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Harry’s Guide to: MM6

Everything you need to know MM6, the more casual counterpart to Maison Margiela’s luxurious ethos.

By: Sami ReissDate: 2024-04-19

Radical ideas, whether in politics, architecture, or fashion, are often misunderstood before they’re accepted. Consider Maison Martin Margiela (now Maison Margiela), the house that introduced new concepts—deconstructing clothing to its bare essentials, subverting luxury, and subverting clothing itself—and radical new styles in its early seasons. At the time, these things were met with disdain. Generations later, the work’s been so undeniable that it can weather any designer.

two female models in a black and white photo wearing a turtleneck

“Everyone is influenced by Comme des Garçons and by Martin Margiela,” said Marc Jacobs in 2008. Or, at least, designers. At the onset, in the late ‘80s and early ‘90s, the house’s distinctive approach earned some grumbling from fashion’s permanent class. Clothes were beautiful and expressive, but shows were held in out-of-the-way neighbourhoods, and the house was hard to contact for information or quotes. As late as a decade in, there was even some trepidation about Margiela’s would-be radical influence on Hermès in advance of his hiring. These days, Margiela’s ideas are so central to—and so subsumed by—fashion that the chafing is hard to picture. That place comes from a set of ideas the house laid down early, massive enough to last for decades, and new enough, then, to bring out some vitriol.

The story starts, definitively, with Margiela. Born in 1957 in Genk, Belgium, he knew early on that he wanted to design, and sewed clothes for his dolls as a kid—using his mother’s machine—before arriving at Antwerp’s Royal Academy of Fine Arts in the ‘70s. After graduation, he worked under Jean Paul Gaultier, in Paris, for a few seasons. He founded his namesake line, with partner Jenny Meriens, in 1988.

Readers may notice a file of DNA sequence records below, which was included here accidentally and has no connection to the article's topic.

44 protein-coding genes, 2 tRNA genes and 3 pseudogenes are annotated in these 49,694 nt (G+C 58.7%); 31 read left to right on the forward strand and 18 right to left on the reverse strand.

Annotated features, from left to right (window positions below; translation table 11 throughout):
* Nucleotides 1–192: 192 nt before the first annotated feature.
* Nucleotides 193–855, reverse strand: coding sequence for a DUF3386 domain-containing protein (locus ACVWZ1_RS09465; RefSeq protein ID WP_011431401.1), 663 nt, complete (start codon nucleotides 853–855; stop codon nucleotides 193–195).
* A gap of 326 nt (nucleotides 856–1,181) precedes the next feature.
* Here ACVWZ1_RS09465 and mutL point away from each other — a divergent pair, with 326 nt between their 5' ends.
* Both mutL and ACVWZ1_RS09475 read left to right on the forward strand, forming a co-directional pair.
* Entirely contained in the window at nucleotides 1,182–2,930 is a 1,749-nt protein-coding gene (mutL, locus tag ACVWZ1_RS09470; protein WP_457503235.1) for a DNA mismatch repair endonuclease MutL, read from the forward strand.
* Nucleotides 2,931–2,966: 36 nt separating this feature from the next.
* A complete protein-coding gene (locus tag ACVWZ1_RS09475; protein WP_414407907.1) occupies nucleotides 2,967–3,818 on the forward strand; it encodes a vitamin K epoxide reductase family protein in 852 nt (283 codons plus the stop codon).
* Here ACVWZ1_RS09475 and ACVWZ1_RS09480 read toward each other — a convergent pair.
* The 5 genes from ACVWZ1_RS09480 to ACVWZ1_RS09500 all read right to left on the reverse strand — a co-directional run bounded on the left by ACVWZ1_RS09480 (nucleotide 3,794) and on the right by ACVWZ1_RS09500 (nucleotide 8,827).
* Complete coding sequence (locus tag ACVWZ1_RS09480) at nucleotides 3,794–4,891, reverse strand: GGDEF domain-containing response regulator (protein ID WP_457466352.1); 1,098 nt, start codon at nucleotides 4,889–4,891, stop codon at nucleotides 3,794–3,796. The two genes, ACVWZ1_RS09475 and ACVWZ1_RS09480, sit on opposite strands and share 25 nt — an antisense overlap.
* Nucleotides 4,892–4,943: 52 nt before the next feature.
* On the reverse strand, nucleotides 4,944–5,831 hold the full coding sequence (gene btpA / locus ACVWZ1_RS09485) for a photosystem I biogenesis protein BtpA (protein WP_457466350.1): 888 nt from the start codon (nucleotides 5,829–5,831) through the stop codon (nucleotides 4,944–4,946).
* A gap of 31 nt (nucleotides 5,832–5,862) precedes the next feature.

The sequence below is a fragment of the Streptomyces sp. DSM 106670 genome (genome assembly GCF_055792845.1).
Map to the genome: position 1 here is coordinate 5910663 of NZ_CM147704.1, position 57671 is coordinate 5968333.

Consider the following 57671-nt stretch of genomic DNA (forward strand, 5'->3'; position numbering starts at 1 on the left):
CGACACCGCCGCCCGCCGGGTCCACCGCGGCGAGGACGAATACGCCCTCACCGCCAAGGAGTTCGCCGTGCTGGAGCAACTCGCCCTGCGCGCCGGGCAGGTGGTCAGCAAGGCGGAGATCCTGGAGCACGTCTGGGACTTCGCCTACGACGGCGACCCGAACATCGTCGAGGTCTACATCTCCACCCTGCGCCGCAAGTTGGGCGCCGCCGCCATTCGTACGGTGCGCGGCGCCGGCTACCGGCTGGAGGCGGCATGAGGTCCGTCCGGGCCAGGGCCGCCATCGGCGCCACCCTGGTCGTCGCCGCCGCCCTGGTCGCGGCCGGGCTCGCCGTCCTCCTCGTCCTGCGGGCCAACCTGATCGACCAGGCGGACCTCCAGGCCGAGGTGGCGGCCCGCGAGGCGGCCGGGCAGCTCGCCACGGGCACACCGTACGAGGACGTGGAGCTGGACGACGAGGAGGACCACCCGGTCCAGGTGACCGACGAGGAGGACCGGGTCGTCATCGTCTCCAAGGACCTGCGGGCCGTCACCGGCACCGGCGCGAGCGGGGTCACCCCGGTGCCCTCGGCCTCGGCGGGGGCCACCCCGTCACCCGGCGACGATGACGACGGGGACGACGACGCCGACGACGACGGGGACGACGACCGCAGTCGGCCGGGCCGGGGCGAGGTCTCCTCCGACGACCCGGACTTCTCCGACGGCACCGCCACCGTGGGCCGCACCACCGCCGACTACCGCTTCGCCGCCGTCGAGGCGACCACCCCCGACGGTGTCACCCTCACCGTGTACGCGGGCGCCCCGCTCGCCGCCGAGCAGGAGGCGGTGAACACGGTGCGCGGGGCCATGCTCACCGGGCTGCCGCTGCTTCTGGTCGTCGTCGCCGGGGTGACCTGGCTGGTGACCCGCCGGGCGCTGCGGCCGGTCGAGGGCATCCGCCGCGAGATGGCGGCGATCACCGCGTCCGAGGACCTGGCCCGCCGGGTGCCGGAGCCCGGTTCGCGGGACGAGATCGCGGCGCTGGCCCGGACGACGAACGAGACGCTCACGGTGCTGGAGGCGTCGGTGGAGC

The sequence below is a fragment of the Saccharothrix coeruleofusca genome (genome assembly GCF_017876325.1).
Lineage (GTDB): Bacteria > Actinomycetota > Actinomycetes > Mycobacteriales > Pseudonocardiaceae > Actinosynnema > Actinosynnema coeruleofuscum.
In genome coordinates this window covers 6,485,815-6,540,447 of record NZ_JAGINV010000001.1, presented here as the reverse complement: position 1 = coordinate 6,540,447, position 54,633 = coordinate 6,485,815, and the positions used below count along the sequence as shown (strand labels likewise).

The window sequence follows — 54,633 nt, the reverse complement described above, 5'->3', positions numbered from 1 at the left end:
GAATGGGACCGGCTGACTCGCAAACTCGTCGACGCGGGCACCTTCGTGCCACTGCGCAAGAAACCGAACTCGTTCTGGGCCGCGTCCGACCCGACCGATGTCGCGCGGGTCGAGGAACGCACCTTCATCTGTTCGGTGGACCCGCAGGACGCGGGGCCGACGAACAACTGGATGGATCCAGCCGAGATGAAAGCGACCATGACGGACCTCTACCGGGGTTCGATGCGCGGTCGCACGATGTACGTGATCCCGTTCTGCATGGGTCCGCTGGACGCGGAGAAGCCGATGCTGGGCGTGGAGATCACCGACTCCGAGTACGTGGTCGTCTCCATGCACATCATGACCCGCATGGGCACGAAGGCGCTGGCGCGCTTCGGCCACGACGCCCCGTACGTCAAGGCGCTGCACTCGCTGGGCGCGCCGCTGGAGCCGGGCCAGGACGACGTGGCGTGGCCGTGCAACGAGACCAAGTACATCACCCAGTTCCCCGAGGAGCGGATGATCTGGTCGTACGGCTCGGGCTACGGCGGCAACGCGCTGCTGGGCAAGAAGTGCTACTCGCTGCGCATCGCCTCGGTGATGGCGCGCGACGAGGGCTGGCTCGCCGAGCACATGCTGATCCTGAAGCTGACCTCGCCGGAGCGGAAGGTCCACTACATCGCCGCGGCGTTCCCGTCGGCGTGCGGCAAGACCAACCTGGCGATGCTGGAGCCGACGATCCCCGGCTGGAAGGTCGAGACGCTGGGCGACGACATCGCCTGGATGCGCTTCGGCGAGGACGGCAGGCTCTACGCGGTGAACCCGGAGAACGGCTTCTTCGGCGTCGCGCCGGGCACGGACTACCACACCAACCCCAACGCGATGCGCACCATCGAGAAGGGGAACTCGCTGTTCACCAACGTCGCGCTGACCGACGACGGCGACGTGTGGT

two female mannequins dressed in mm6 designer clothing

 MM6’s first few years there read like a highlight reel or a bomb blast: one house in Paris, singlehandedly changing everything. In short, under Margiela, the whole concept of clothing was upended. Cheap—or even scrap—material was heightened to luxury, and sometimes vice-versa; labels and styling were thrown on their ear; colour was thrown into question. On a needles-and-pins level, the house put out as many good clothes as it did good ideas. (Personal favourites include the ‘89 A/W collection, which featured a vest made of cracked-up porcelain, a perfect patchwork shearling coat and a three-piece pantsuit, and 1993 S/S, which featured reworked theatre costumes.) Somewhere in the mix, he introduced the Tabi shoe, the cigarette shoulder, and probably invented upcycling.

black and white photo of a child running on a fashion runway

Along with the clothes came ideas. Shows were held on freight trains and school playgrounds, far from Paris’ center. Models’ faces would be hidden behind masks; clothes would sometimes have garish proportions. Over Margiela’s two decades at the helm, work followed several themes. Items were “deconstructed”—taken apart and rebuilt; clothes about clothes, which lay bare the seams. Items were repurposed—a stockman dress as an old jacket; a plastic as a gown—and clothing was meant to degrade. It was clothing commenting or other clothing—or, maybe, an expression of Margiela’s skill.

  • male holding a sign with a black t-shirt

  • poster boards with designs of clothing